University of Nottingham: Major Covid-19 booster trial looks at how best to improve immunity against coronavirus in vulnerable people

A major clinical trial, led by experts at the University of Nottingham, will investigate whether some of the 1.3 million most vulnerable people on long-term immune suppressing medicines can mount a more robust immune response to Covid-19 booster jabs by interrupting their treatment for two weeks after vaccination.

The VROOM trial, which will have implications for people on immune-suppressing medicines, who are among the millions of clinically vulnerable patients advised to ‘shield’ during the pandemic – is funded by the National Institute for Health Research and the MRC.

Approximately 1.3 million people in the UK are prescribed the immune-suppressing drug called methotrexate for inflammatory conditions such as rheumatoid arthritis, and skin conditions such as psoriasis. Many of them were among the 2.2 million clinically extremely vulnerable people advised to shield during the first phase of the pandemic, depending on specialist advice and on their risk factors.

While methotrexate is effective at controlling these conditions and has emerged as first line therapy for many illnesses, it reduces the body’s ability to fight infections and the ability to generate robust response to flu and pneumonia vaccines.

Researchers will recruit 560 patients currently taking methotrexate, to investigate whether taking a two week break in this drug immediately after they receive the Covid-19 booster jab improves their immune response to vaccination, while preventing flare-ups of their long-term illness. The study will take between one to two years to complete. All participants will have had the Pfizer-BioNTech vaccine as their third jab as part of the national vaccination programme against Covid-19.

Better immunity usually means a better chance of avoiding infection in the first place, and fighting the virus if people are infected. Statistics show that people with inflammatory conditions are 1.2 to 1.3 times more likely to die or be hospitalised from Covid-19.

A previous study from Korea showed that a two-week ‘treatment holiday’ from methotrexate after the flu vaccine increased the patients’ immune response to that vaccine. But it isn’t known if such an interruption in treatment would improve the protection provided by vaccines against Covid-19. This means that during the Covid-19 vaccine rollout specialists across the world have given conflicting advice that has confused patients.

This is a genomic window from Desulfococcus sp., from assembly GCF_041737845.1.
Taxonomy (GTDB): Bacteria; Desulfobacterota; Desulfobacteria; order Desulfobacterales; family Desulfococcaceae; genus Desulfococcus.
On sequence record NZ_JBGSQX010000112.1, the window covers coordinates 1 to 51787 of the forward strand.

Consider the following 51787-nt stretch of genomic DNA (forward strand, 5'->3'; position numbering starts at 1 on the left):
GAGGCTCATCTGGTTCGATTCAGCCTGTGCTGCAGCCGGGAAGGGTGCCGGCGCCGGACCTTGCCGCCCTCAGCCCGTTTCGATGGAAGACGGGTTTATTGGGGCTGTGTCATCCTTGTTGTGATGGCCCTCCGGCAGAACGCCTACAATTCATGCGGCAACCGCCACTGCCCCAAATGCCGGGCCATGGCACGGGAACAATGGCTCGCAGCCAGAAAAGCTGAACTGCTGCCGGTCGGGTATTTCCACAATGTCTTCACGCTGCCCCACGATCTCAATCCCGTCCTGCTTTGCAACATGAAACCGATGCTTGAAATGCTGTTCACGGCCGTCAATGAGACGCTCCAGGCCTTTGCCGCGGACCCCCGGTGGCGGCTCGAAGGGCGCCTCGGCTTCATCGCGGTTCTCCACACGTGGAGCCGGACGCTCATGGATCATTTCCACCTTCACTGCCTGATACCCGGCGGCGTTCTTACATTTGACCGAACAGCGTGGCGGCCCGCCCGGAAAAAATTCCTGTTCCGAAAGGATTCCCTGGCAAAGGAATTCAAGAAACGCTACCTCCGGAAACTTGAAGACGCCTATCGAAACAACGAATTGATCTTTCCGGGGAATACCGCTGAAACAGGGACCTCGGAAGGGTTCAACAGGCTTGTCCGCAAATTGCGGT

The Covid-19 booster jab rollout gives an opportunity to answer this question.

People with inflammatory conditions such as rheumatoid arthritis and skin diseases such as psoriasis face a daily battle dealing with painful and troubling effects of their illness. This can leave them unable to carry out daily tasks independently. At the same time, they face a double-edged sword of being more vulnerable to Covid-19, while potentially unable to mount the strongest possible immune response to vaccines against Covid-19, to protect them from the virus following their jab, leaving many of them still fearing the virus. We hope to find out whether they can safely take a break from medications for their inflammatory conditions and an improved protection from the booster jab, without the risk of flare-up of their long-term illness which affects their daily lives so heavily. Many people take methotrexate for more than 10-20 years, so we hope to provide high quality evidence which can help them with their day to day lives going forward.”
Chief Investigator Professor Abhishek, Professor of Rheumatology, at the University of Nottingham and Honorary Consultant Rheumatologist Nottingham University Hospitals NHS Trust
Professor Andy Ustianowski, NIHR Clinical Lead for the Covid-19 Vaccination Programme and Joint National Infection Specialty Lead said: “Although the vaccine rollout has saved many lives and helped drive down the effects of the pandemic, there are still groups of vulnerable people who can’t always mount robust immunity against the virus.

“It’s important to establish if people can safely improve protection from their booster jabs by taking a break from their immune-supressing medicines, and this pivotal study will help develop our understanding of immune responses in people taking this widely prescribed medicine .

“Once again NIHR is providing a critical role in the fight against Covid-19, funding ground-breaking research, while volunteers are participating in trials to help us learn more and ultimately beat the virus.”

NIHR – the research partner of the NHS, public health and social care – and the MRC have jointly funded over £900,000 for the study through the Efficacy and Mechanism Evaluation (EME) Programme.

The study is being delivered in partnership with Oxford Clinical Trials Research Unit (OCTRU), Oxford University and is running in over 20 hospitals in the UK, supported by the NIHR’s Clinical Research Network (CRN).

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